New Brunswick

Moncton gives nod to 7,500-seat complex for downtown

Moncton city council has voted to build a 7,500-seat entertainment centre on the former Highfield Square property in the city's downtown.

Mayor George LeBlanc wanted new facility to have at least 9,000 seats

Green light for Moncton centre

9 years ago
Duration 1:44
Moncton city council has voted to build a 7,500-seat entertainment complex downtown.

​Moncton city council has voted to build a 7,500-seat entertainment centre on the former Highfield Square property in the city's downtown.

Mayor George LeBlanc was the only member of council to vote against the idea on Tuesday. He wanted a minimum of 9,000 seats in the new venue.

Moncton wants to build a 7,500-seat entertainment complex on the Highfield Square property. (CBC)
​LeBlanc points out the new facility will have only 800 more seats than the building it replaces — the Moncton Coliseum.

"The Coliseum was built 40 years ago and has 6,700 seats," said LeBlanc. "After 40 years, we're looking at building 800 new seats."

However, the city's consultant David Chemla from Deloitte says that's too many seats for a city the size of Moncton.

Chemla says both companies competing to build and manage the building for 30 years need to make a profit.

"My understanding is that the two proponents and others have said 7,500 is the sweet spot for the size of the Moncton market," he said.

City manager Jacques Dubé says event promoters advised him that 9,000 seats would be too many for a city the size of Moncton.

"SMG, Global Spectrum, Live Nation, Eventco, Donald K. Donald were all in agreement on that point when we consulted with them and they are the experts in the business, not the city," said Dubé.

Dubé says it would be difficult for the city to build a bigger arena without raising taxes.

"The worst thing you can actually have is a building where half the seats are empty." 

Coun. Dawn Arnold is worried that putting too much money into seats would mean abandoning the environmental and architectural parts of the project.

"I believe that more than seat counts, we need to build a state-of-the-art centre," she said.

Coun. Paulette Thériault agrees, noting the city promised to build an iconic building.

"When I look at the Sydney Opera House, it only has 6,000 seats or so, but it's a world class building," she said.

City manager Jacques Dubé says Moncton needs a commitment from the provincial and federal governments by the middle of August for a downtown event centre to go ahead. (CBC)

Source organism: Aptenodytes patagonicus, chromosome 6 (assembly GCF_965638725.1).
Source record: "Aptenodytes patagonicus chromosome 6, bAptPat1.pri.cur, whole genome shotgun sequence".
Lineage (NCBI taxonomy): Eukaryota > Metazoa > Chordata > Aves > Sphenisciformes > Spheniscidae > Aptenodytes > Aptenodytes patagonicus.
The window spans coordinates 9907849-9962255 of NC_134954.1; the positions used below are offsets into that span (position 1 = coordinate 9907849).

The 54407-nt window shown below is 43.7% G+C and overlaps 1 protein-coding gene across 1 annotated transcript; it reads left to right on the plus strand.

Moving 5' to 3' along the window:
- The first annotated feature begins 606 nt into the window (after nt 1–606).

​EllisDon and Bird Construction Inc. are the developers bidding for the entertainment centre. They have until mid-August to prepare their bids.

The expected cost of the complex is around $100 million.

On Monday, Moncton council agreed to pay $12.5 million to purchase the Highfield Square property as a site for the development.

Dubé hopes council will issue the contract to construct the new event centre by the end of the year.

That contract will finalize the design and the price of the project.​

"We will have what we call an open period, where the city will be having commercially confidential meetings with both corsortia to discuss their design, to discuss their business case and to mould the project going forward."

Time running out to secure financing

Dubé says he and Mayor George LeBlanc have met with Premier David Alward on several occasions and the premier has always said he supports a downtown event centre.

But Dubé says the City of Moncton needs a written commitment from the provincial and federal governments before the middle of August.

"The next few months there's going to be some fairly intense dialogue," Dubé said. "The mayor is speaking with the minister and the premier and they know the timeline."

Dubé says he is cautiously optimistic that the city will secure $24 million from the province and $24 million from the federal government.

He points to the $42-million Turtle Creek project in Moncton and the $90-million Saint John harbour clean up, which both received millions in funding from the two levels of government. 

"It's not an unreasonable amount of money when you look at projects that they've funded elsewhere in the province on a large scale," he said.


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